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7 Unique Words Without English Translations

Not everything can be translated. Check out these seven words from across the globe that lack a clear or direct English translation.

“Pana po’o”, Hawaiian

The Hawaiian language contains a number of unique words and expressions. Pana po’o is one of them. It means “to scratch your head in order to help you to remember something you’ve forgotten.”

“Komorebi”, Japanese

This highly expressive Japanese word, Komorebi, refers to the interplay between light and leaves when sunlight shines through trees. The word is comprised of three different kanji (Japanese written characters), the first of which means “tree,” the second of which means “escape,” and the third of which means “light.”

“Forelsket”, Norwegian

 Interestingly, the Norwegian language differentiates between the feeling of being in love and the feeling of falling in love. Forelsket refers to that euphoric feeling that arrives when one begins to fall in love.

“Mamihlapinatapei”, Yaghan

TheYaghan language is an indigenous language spoken by the Yagán people of Tierra del Fuego, the southernmost tip of the South American mainland. It is a language isolate, making it incredibly unique. One of the language’s most unusual words is mamihlapinatapei, which can roughly be translated to “a wordless yet meaningful look shared by two people who both have a desire to initiate something but are reluctant to do so.”

The root of the word, ihlapi, means “to be at a loss as what to do next.” The prefix mam consists of the reflexive/passive prefix ma (derived from mam), and the dual suffix apei has a reciprocal sense when used in conjunction with mam. Mamihlapinatapei is listed in the Guinness Book of World Records as the world’s most succinct word, and it is widely considered to be one of the most difficult words to translate.

“Lagom”, Swedish

Though lagom is often translated to “in moderation,” “enough,” “sufficient,” “adequate,” or “just right,” the idea that the word expresses is actually much more complex. The word is associated with moderation and essentially means just the right amount — not too much, not too little. Highly expressive of Swedish egalitarian cultural values, it typically refers to the etiquette of taking your share and can be connected to the Law of Jante, which values collective as opposed to individual effort and mandates that a group member should not think of him or herself as better than other group members. The word might best be translated as the English proverb “enough is as good as a feat.”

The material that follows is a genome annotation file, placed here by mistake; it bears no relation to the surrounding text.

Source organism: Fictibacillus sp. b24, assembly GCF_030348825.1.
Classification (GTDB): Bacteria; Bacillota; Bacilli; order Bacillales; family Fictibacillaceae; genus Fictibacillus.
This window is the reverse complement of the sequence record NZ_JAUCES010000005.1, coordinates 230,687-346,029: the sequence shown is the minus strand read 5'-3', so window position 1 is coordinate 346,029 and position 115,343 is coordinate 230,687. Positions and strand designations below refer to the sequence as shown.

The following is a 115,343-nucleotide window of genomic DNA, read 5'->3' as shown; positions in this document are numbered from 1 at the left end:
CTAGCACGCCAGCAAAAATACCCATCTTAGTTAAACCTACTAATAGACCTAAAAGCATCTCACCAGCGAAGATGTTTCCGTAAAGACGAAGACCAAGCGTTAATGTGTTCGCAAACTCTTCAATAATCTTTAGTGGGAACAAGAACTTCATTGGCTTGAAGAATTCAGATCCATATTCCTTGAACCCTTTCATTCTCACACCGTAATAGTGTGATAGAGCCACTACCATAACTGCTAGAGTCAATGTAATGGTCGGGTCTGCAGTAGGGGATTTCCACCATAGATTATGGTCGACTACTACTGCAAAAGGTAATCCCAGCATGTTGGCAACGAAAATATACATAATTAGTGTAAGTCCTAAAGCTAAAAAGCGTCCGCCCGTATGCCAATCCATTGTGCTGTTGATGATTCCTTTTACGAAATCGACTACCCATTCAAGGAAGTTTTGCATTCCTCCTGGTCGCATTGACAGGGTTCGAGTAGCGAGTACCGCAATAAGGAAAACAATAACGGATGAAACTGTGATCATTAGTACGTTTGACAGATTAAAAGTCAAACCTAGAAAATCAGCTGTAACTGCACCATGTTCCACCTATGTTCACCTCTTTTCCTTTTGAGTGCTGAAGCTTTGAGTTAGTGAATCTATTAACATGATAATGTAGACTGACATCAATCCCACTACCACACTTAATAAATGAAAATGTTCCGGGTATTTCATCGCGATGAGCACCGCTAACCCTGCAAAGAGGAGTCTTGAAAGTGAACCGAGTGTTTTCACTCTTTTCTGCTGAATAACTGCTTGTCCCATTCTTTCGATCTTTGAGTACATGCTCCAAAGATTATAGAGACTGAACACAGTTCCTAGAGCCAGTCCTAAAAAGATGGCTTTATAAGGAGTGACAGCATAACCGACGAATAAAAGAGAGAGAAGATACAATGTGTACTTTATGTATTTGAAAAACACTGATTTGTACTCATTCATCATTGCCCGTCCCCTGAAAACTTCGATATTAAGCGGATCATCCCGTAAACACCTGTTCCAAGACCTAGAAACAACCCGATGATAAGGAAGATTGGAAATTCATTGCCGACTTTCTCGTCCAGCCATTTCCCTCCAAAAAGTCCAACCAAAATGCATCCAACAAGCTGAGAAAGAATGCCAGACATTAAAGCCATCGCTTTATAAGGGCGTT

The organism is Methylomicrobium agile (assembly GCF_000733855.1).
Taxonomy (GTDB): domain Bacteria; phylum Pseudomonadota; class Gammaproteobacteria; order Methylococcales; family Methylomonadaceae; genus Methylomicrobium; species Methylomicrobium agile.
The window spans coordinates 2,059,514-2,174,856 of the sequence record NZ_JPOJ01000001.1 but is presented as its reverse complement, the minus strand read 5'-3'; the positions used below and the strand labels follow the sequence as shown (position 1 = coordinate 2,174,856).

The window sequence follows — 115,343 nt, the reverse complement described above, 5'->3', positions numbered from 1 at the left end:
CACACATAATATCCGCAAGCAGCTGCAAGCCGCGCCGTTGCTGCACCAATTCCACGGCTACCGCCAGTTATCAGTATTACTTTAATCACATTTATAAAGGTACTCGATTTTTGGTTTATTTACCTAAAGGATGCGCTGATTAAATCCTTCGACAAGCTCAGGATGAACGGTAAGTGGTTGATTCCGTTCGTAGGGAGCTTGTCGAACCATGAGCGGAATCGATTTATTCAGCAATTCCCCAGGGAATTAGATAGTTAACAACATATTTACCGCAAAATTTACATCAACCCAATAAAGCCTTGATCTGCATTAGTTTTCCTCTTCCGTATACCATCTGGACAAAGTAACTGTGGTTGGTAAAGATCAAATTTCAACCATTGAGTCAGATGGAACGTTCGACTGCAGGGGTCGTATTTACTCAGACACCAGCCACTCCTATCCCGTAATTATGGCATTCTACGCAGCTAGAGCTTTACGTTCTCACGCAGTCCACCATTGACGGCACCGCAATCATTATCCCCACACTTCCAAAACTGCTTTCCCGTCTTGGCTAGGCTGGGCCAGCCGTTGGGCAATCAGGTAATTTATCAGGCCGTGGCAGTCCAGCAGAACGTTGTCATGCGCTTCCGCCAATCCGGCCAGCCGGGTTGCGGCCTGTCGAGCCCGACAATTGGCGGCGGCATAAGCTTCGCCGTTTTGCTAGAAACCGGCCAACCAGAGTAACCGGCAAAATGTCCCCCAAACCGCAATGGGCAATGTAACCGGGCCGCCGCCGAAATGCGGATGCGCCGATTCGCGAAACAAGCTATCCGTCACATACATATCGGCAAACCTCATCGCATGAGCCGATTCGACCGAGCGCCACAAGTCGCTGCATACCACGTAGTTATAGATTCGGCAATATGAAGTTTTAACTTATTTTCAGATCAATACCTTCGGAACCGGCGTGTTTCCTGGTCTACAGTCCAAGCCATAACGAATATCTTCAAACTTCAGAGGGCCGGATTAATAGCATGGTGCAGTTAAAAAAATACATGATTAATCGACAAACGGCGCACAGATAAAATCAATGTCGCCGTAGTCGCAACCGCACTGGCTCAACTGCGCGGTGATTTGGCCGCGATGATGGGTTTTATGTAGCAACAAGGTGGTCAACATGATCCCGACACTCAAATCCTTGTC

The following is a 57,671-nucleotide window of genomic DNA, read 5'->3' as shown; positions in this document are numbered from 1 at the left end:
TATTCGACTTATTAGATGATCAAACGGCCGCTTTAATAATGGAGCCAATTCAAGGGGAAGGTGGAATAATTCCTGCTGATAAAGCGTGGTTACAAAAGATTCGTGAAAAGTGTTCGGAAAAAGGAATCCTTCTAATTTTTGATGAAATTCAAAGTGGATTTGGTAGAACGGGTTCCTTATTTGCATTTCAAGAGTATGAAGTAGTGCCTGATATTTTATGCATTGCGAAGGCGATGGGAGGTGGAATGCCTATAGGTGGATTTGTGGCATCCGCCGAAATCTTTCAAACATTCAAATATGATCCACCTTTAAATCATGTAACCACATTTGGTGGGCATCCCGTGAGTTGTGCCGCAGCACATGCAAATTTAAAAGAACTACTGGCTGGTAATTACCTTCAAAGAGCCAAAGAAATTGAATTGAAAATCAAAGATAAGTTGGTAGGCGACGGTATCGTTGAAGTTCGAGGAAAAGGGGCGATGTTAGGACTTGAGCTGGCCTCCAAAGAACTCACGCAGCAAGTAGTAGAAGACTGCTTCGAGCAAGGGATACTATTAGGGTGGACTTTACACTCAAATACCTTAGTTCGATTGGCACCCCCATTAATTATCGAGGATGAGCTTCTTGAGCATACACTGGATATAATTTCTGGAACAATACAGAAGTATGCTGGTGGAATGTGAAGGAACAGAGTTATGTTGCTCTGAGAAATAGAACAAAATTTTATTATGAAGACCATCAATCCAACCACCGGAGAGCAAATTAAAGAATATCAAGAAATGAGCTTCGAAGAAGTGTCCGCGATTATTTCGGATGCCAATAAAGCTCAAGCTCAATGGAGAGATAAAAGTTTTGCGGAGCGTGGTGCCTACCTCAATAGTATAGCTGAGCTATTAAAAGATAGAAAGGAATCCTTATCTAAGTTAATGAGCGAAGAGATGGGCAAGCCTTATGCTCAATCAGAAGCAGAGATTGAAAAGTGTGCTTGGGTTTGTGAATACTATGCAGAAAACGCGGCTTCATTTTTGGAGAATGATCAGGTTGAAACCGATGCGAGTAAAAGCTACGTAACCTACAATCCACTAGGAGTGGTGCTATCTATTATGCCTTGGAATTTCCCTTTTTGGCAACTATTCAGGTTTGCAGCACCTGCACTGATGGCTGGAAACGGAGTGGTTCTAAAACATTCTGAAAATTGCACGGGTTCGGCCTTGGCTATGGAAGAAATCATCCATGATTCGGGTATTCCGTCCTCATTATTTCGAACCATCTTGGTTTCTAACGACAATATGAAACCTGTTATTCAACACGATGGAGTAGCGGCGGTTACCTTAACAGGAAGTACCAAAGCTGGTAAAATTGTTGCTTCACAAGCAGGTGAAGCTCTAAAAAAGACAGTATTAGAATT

“Razbliuto”, Russian

Razbliuto refers to “the sentimental feeling you have about someone you once loved but no longer do.” Interestingly, the concept inspired the debut album of electronic band Lark from South Africa.

“Psithurism”, Greek

This Greek word refers to the sound of leaves whispering in the wind. Interpretations sometimes vary regarding the sound the leaves make, from whispering to rustling to babbling to lapping.

And, now a bonus word. Maybe the best one!

“Waldeinsamkeit”, German

Waldeinsamkeit can be translated from German as “the feeling experienced while alone in the woods, connecting with nature.” This word is so moving that 19th century American poet Ralph Waldo Emerson was inspired to write a poem about it.

“There the great Planter plants of fruitful worlds the grain,
And with a million spells enchants the souls that walk in pain,”

He wrote, extoling the beauty and power of nature. Emerson, a leader of the Transcendentalist movement, believed that society and its institutions were a corrupting influence on the individual. He believed in the purity of nature and that a life well lived was one that allowed an individual to connect with his or her natural surroundings.






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